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Folk Tales from the Russian   By:

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[Illustration: " She gave him a touchstone and flint "]

FOLK TALES

FROM THE RUSSIAN

RETOLD BY

VERRA XENOPHONTOVNA KALAMATIANO DE BLUMENTHAL

FOREWORD

In Russia, as elsewhere in the world, folklore is rapidly scattering before the practical spirit of modern progress. The traveling peasant bard or story teller, and the devoted "nyanya", the beloved nurse of many a generation, are rapidly dying out, and with them the tales and legends, the last echoes of the nation's early joys and sufferings, hopes and fears, are passing away. The student of folk lore knows that the time has come when haste is needed to catch these vanishing songs of the nation's youth and to preserve them for the delight of future generations. In sending forth the stories in the present volume, all of which are here set down in print for the first time, it is my hope that they may enable American children to share with the children of Russia the pleasure of glancing into the magic world of the old Slavic nation.

THE AUTHOR.

THE TABLE OF CONTENTS

Foreword

A List of Illustrations

Dedication

Notes

FOLK TALES

The Tsarevna Frog

Seven Simeons

The Language of the Birds

Ivanoushka the Simpleton

Woe Bogotir

Baba Yaga

Dimian the Peasant

The Golden Mountain

Father Frost

A LIST OF ILLUSTRATIONS

"She gave him a touchstone and flint".

The Tsarevna Frog

"Hunters, grooms, and servants rushed in all directions"

Ivan learns the language of the birds

"The old man went begging from town to town"

"One brother was sent to watch the turkeys"

The rich brother

"The children ran away as fast as their little feet could possibly carry them"

"Well, I struck a snag"

"Old Frost gave the gentle girl many beautiful, beautiful things"

TO MY LITTLE FRIEND

EDITH EVANS

AND ALL AMERICAN CHILDREN

[Illustration: The Tsarevna Frog ]

THE TSAREVNA FROG

[Illustration] In an old, old Russian tsarstvo, I do not know when, there lived a sovereign prince with the princess his wife. They had three sons, all of them young, and such brave fellows that no pen could describe them. The youngest had the name of Ivan Tsarevitch. One day their father said to his sons:

"My dear boys, take each of you an arrow, draw your strong bow and let your arrow fly; in whatever court it falls, in that court there will be a wife for you."

The arrow of the oldest Tsarevitch fell on a boyar house just in front of the terem where women live; the arrow of the second Tsarevitch flew to the red porch of a rich merchant, and on the porch there stood a sweet girl, the merchant's daughter. The youngest, the brave Tsarevitch Ivan, had the ill luck to send his arrow into the midst of a swamp, where it was caught by a croaking frog.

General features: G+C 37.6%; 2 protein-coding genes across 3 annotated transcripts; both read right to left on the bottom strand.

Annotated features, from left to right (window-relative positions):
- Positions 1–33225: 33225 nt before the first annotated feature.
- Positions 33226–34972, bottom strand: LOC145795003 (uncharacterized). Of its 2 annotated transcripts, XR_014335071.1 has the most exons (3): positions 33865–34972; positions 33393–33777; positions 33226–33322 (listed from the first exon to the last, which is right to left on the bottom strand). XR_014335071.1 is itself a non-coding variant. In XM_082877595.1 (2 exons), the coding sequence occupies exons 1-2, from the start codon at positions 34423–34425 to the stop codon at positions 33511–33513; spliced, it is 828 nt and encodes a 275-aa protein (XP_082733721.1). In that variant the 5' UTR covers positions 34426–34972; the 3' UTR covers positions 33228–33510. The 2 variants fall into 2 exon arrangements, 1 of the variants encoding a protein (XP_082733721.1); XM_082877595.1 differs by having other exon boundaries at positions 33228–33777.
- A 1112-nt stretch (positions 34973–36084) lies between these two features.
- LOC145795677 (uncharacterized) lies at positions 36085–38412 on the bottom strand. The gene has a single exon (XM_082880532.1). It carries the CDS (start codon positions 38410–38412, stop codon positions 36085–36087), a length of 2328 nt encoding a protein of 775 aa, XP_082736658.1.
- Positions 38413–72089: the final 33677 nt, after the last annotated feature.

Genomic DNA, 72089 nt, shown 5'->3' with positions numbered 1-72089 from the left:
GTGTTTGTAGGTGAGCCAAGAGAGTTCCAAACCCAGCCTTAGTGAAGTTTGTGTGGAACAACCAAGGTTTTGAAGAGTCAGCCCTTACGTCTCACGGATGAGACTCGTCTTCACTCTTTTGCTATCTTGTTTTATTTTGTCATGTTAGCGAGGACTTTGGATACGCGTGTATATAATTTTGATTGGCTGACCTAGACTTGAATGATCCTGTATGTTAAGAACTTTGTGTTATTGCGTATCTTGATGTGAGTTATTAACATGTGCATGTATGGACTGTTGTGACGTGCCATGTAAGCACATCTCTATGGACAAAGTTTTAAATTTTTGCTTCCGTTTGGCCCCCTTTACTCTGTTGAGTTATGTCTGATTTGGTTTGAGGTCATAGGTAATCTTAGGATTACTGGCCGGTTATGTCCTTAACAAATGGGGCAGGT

Ivan Tsarevitch came to his father: "How can I marry the frog?" complained the son. "Is she my equal? Certainly she is not."

"Never mind," replied his father, "you have to marry the frog, for such is evidently your destiny."

Thus the brothers were married: the oldest to a young boyarishnia, a nobleman's child; the second to the merchant's beautiful daughter, and the youngest, Tsarevitch Ivan, to a croaking frog.

After a while the sovereign prince called his three sons and said to them:

"Have each of your wives bake a loaf of bread by to morrow morning."

Ivan returned home. There was no smile on his face, and his brow was clouded.

"C R O A K! C R O A K! Dear husband of mine, Tsarevitch Ivan, why so sad?" gently asked the frog. "Was there anything disagreeable in the palace?"

"Disagreeable indeed," answered Ivan Tsarevitch; "the Tsar, my father, wants you to bake a loaf of white bread by to morrow."

"Do not worry, Tsarevitch. Go to bed; the morning hour is a better adviser than the dark evening."

The Tsarevitch, taking his wife's advice, went to sleep. Then the frog threw off her frogskin and turned into a beautiful, sweet girl, Vassilissa by name. She now stepped out on the porch and called aloud:

"Nurses and waitresses, come to me at once and prepare a loaf of white bread for to morrow morning, a loaf exactly like those I used to eat in my royal father's palace... Continue reading book >>




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